The Star Wars gaming license has been floating in limbo since Wizards of the Coast dropped it earlier this year. It was purchased this week by a mystery game company that has yet to make any kind of official announcement, but educated guesswork has many game industry observers thinking Fantasy Flight Games is the big winner.
Several companies this week announced that they were not successful in their pursuit of the valuable Star Wars license from Lucasarts, including Paizo, Mongoose, Margaret Weis Productions, Steve Jackson Games, and Green Ronin. Mongoose reported that the license covers card games, RPGs and miniatures, and that the winning bidder is not a company known for making minis. Since money was one of the issues behind Wizards of the Coast declining to renegotiate the license, we can assume only the big players would have the finances to even have a shot. That leaves Games Workshop (a company certainly know for miniatures, ruling them out if Mongoose is correct) and Fantasy Flight Games.
Fantasy Flight has been devouring licenses lately, with games based on Game of Thrones, Games Workshop’s Warhammer 40K property, and Lord of the Rings, among others. The work they’ve done with Game of Thrones shows that they can create a variety of games based on a single license with a lot of mileage in it. They’ve created a living card game (like a collectible card game, but there are no random booster packs to buy), a political game and a war game all centering on George R.R. Martin’s Westeros. Star Wars is obviously something they could base many different types of games on. So this not-totally-baseless rumor makes a lot of sense.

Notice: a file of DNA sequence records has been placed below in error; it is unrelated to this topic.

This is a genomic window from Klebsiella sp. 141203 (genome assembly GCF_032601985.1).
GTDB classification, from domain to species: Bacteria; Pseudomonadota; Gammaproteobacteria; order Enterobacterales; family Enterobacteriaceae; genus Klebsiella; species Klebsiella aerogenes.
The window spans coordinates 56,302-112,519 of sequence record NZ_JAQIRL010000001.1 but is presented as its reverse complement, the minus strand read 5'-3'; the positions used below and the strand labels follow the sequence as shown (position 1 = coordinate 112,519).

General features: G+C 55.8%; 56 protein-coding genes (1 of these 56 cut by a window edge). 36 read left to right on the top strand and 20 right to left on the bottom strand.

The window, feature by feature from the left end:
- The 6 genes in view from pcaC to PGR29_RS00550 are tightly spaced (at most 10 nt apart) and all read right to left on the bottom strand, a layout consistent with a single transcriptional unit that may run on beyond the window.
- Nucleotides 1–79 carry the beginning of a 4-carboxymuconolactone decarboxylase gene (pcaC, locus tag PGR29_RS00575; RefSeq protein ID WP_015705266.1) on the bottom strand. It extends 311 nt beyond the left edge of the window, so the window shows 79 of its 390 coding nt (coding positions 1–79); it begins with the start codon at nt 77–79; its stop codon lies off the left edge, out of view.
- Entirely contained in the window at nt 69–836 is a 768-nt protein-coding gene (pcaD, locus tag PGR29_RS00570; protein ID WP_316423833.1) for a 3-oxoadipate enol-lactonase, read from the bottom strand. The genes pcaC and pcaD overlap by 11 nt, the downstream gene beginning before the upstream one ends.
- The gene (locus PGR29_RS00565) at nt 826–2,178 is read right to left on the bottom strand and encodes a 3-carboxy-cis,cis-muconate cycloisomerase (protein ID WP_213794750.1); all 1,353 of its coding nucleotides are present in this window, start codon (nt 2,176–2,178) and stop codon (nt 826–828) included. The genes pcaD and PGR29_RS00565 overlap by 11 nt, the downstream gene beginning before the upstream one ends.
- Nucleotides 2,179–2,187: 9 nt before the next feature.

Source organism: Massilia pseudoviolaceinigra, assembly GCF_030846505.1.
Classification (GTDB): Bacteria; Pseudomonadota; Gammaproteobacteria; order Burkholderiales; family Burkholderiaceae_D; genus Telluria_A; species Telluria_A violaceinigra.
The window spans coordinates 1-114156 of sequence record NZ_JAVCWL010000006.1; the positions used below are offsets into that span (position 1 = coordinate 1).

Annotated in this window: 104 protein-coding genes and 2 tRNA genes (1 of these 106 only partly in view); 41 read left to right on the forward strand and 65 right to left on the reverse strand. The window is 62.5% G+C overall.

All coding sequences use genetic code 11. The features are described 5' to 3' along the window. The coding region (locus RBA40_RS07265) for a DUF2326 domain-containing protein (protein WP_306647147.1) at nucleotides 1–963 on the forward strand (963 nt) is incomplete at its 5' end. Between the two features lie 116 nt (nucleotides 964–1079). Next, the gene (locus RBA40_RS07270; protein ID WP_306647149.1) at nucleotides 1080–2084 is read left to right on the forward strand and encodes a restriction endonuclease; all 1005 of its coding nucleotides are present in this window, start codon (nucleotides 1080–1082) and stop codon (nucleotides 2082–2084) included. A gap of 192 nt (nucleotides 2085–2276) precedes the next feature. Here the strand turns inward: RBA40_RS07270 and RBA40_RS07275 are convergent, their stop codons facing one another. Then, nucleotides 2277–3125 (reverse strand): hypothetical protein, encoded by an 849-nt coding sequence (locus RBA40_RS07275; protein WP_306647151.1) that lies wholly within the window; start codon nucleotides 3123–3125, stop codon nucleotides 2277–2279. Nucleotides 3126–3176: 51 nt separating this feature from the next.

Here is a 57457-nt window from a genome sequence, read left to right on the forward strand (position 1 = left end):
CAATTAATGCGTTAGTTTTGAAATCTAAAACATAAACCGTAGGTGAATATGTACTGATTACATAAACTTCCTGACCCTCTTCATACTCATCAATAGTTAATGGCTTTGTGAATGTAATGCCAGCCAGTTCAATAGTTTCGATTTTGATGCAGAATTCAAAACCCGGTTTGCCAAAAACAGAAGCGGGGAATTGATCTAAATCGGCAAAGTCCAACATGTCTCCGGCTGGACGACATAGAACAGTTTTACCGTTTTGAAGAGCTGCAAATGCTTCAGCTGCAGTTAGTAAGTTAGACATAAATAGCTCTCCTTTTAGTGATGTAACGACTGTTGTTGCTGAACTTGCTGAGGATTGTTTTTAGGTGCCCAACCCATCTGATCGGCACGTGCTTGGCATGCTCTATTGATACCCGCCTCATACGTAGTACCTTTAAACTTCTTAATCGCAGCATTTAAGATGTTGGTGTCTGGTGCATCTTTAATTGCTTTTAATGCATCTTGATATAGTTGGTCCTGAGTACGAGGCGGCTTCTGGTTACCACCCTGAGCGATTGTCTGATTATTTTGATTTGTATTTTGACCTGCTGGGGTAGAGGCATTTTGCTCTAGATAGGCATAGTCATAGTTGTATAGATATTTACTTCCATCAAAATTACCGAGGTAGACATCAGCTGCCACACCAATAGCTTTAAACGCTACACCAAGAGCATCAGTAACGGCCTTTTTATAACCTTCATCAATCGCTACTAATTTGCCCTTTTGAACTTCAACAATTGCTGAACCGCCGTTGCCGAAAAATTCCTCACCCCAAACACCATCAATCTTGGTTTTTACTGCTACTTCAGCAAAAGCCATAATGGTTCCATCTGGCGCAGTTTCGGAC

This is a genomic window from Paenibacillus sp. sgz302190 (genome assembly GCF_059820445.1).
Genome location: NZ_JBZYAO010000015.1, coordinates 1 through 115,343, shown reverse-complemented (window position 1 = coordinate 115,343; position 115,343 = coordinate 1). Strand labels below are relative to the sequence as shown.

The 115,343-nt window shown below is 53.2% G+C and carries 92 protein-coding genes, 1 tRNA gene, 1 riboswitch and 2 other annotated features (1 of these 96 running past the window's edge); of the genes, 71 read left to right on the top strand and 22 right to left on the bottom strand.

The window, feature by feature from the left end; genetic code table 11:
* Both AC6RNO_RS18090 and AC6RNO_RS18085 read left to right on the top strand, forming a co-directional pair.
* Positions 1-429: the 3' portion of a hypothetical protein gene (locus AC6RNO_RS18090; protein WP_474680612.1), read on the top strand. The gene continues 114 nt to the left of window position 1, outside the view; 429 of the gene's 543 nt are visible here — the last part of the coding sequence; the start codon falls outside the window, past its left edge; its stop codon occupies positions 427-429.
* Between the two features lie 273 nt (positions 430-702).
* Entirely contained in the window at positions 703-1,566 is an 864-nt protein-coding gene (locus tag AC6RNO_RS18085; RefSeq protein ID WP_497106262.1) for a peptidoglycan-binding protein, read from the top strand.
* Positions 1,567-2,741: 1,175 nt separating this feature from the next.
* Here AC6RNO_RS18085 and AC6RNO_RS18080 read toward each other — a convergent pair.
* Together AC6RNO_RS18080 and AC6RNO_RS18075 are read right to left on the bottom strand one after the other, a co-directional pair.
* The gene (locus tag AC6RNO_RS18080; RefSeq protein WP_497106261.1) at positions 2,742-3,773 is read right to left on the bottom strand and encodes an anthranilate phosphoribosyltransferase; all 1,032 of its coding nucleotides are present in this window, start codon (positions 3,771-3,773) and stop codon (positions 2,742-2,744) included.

Cubicle 7, which holds a number of RPG licenses, is another possibility, but the fact that the license covers card games and miniatures as well as RPGs gives Fantasy Flight an edge. The same holds true for White Wolf, who seem like an unlikely candidate for a variety of reasons. Other dark horse contenders include AEG, who have experience creating games in a variety of formats, and Wizkids/NECA, which resurrected HeroClix this year, purchased the license to make several Star Trek games, and has a business model almost entirely based on making games out of pop culture licenses.
Of course, there is the slight chance that Wizards had a change of heart or the terms became more favorable to them, but frankly I doubt it. I’d be pretty excited if Fantasy Flight made some Star Wars games. They have a good track record or producing fun, interesting games with beautiful, high-quality components. Start saving your pennies, the inevitable Star Wars boardgame of galactic conquest will cost at least $80.